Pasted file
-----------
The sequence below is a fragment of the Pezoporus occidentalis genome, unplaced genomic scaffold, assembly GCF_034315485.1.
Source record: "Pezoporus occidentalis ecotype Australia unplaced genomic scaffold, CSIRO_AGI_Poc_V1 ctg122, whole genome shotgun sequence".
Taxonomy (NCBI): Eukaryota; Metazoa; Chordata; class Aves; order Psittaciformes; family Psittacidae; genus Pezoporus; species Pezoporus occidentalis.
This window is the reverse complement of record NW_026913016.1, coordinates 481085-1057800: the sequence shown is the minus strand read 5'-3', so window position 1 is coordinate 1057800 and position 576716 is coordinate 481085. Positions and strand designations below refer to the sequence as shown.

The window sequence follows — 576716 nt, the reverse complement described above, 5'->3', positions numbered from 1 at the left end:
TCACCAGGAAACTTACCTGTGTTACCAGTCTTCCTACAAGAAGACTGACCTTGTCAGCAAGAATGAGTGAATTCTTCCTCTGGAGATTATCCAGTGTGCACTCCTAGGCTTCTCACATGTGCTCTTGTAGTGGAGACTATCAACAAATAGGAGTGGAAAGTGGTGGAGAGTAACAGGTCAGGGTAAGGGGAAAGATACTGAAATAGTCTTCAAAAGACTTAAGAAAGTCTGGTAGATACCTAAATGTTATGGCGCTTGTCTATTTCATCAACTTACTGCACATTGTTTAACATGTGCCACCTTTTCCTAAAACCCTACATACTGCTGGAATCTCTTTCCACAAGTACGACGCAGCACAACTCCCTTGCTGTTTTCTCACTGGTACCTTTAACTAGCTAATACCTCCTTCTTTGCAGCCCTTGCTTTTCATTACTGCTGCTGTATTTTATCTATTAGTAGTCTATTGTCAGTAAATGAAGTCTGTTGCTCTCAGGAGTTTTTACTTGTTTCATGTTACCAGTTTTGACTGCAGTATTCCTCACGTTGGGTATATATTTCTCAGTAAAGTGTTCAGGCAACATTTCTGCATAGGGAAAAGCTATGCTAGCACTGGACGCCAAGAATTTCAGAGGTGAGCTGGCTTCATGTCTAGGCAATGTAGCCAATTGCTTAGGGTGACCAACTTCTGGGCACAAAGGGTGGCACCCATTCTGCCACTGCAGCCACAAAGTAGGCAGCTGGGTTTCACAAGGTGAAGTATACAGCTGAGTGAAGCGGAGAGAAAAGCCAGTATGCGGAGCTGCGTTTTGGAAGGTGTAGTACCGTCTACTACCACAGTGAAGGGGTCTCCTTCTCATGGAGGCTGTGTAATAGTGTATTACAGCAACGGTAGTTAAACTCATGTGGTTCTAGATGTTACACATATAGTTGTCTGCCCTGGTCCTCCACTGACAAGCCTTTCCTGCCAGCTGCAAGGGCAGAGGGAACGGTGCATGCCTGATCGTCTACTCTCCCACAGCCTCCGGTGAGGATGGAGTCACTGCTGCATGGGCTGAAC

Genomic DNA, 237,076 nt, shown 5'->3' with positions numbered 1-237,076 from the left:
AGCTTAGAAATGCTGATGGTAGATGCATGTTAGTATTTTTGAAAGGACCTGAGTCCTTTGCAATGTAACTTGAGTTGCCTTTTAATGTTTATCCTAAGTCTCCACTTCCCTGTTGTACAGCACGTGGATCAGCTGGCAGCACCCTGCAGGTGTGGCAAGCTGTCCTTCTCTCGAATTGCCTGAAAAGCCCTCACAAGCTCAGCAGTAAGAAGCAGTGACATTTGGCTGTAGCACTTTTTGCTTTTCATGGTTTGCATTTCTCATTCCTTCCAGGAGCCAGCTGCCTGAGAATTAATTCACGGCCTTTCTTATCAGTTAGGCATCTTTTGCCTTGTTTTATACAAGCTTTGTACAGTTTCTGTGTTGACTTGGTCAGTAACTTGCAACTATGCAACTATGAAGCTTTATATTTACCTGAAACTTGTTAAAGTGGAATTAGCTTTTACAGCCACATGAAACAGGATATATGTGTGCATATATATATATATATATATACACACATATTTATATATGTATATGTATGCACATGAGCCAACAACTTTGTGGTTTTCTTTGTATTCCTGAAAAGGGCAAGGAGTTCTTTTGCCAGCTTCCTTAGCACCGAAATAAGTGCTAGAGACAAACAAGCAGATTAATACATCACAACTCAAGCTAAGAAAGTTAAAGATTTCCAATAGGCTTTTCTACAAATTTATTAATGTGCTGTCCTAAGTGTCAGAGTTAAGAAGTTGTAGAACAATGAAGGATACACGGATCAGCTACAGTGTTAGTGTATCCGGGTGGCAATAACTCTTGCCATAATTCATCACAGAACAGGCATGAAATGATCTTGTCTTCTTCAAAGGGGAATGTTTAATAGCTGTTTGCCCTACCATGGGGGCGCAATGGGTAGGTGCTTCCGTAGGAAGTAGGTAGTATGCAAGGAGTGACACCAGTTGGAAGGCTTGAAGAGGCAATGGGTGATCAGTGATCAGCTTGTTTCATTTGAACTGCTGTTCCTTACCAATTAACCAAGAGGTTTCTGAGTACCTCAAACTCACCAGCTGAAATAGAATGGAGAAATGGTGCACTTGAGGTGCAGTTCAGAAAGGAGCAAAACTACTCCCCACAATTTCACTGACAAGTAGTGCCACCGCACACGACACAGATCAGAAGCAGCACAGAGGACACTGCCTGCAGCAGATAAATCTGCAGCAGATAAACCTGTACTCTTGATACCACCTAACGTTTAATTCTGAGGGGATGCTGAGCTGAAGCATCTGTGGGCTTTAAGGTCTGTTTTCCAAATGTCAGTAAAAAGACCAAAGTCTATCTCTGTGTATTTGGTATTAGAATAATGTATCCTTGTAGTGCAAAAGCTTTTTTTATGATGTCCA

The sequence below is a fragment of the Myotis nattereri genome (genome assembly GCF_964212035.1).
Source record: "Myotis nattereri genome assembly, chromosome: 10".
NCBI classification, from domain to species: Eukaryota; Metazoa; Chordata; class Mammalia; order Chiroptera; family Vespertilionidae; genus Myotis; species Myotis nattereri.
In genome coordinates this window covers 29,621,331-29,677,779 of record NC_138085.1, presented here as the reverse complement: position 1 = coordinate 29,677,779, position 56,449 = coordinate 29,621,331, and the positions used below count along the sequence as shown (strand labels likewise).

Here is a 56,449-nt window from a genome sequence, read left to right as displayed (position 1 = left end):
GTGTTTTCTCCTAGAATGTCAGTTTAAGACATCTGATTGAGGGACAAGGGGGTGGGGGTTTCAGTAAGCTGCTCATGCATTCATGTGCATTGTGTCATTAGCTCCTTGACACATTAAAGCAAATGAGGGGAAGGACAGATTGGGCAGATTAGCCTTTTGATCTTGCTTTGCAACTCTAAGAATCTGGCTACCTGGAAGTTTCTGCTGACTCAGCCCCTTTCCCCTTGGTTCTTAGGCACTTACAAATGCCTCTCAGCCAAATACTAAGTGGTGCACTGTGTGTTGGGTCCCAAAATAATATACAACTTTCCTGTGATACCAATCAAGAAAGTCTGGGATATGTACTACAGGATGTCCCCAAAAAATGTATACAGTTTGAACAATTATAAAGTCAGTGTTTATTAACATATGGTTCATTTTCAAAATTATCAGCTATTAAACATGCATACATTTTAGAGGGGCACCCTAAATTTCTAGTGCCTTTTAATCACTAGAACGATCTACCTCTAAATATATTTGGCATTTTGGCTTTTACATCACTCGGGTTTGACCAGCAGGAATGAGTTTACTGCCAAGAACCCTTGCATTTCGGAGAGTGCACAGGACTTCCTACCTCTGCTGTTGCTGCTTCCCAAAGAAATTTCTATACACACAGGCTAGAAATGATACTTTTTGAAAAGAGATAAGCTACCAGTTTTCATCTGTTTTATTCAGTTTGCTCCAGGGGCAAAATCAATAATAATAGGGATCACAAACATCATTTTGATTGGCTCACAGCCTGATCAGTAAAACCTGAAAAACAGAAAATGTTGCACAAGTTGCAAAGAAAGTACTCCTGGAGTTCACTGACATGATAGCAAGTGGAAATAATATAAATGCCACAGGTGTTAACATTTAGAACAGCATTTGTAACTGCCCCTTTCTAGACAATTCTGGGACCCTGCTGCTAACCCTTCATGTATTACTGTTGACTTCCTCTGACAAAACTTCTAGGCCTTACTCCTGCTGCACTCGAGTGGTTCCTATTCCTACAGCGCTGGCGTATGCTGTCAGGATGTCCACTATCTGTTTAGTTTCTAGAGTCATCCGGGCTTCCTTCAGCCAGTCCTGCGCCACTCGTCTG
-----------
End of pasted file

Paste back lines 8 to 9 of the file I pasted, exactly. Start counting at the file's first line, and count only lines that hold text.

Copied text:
AGCTTAGAAATGCTGATGGTAGATGCATGTTAGTATTTTTGAAAGGACCTGAGTCCTTTGCAATGTAACTTGAGTTGCCTTTTAATGTTTATCCTAAGTCTCCACTTCCCTGTTGTACAGCACGTGGATCAGCTGGCAGCACCCTGCAGGTGTGGCAAGCTGTCCTTCTCTCGAATTGCCTGAAAAGCCCTCACAAGCTCAGCAGTAAGAAGCAGTGACATTTGGCTGTAGCACTTTTTGCTTTTCATGGTTTGCATTTCTCATTCCTTCCAGGAGCCAGCTGCCTGAGAATTAATTCACGGCCTTTCTTATCAGTTAGGCATCTTTTGCCTTGTTTTATACAAGCTTTGTACAGTTTCTGTGTTGACTTGGTCAGTAACTTGCAACTATGCAACTATGAAGCTTTATATTTACCTGAAACTTGTTAAAGTGGAATTAGCTTTTACAGCCACATGAAACAGGATATATGTGTGCATATATATATATATATATATACACACATATTTATATATGTATATGTATGCACATGAGCCAACAACTTTGTGGTTTTCTTTGTATTCCTGAAAAGGGCAAGGAGTTCTTTTGCCAGCTTCCTTAGCACCGAAATAAGTGCTAGAGACAAACAAGCAGATTAATACATCACAACTCAAGCTAAGAAAGTTAAAGATTTCCAATAGGCTTTTCTACAAATTTATTAATGTGCTGTCCTAAGTGTCAGAGTTAAGAAGTTGTAGAACAATGAAGGATACACGGATCAGCTACAGTGTTAGTGTATCCGGGTGGCAATAACTCTTGCCATAATTCATCACAGAACAGGCATGAAATGATCTTGTCTTCTTCAAAGGGGAATGTTTAATAGCTGTTTGCCCTACCATGGGGGCGCAATGGGTAGGTGCTTCCGTAGGAAGTAGGTAGTATGCAAGGAGTGACACCAGTTGGAAGGCTTGAAGAGGCAATGGGTGATCAGTGATCAGCTTGTTTCATTTGAACTGCTGTTCCTTACCAATTAACCAAGAGGTTTCTGAGTACCTCAAACTCACCAGCTGAAATAGAATGGAGAAATGGTGCACTTGAGGTGCAGTTCAGAAAGGAGCAAAACTACTCCCCACAATTTCACTGACAAGTAGTGCCACCGCACACGACACAGATCAGAAGCAGCACAGAGGACACTGCCTGCAGCAGATAAATCTGCAGCAGATAAACCTGTACTCTTGATACCACCTAACGTTTAATTCTGAGGGGATGCTGAGCTGAAGCATCTGTGGGCTTTAAGGTCTGTTTTCCAAATGTCAGTAAAAAGACCAAAGTCTATCTCTGTGTATTTGGTATTAGAATAATGTATCCTTGTAGTGCAAAAGCTTTTTTTATGATGTCCA

The sequence below is a fragment of the Myotis nattereri genome (genome assembly GCF_964212035.1).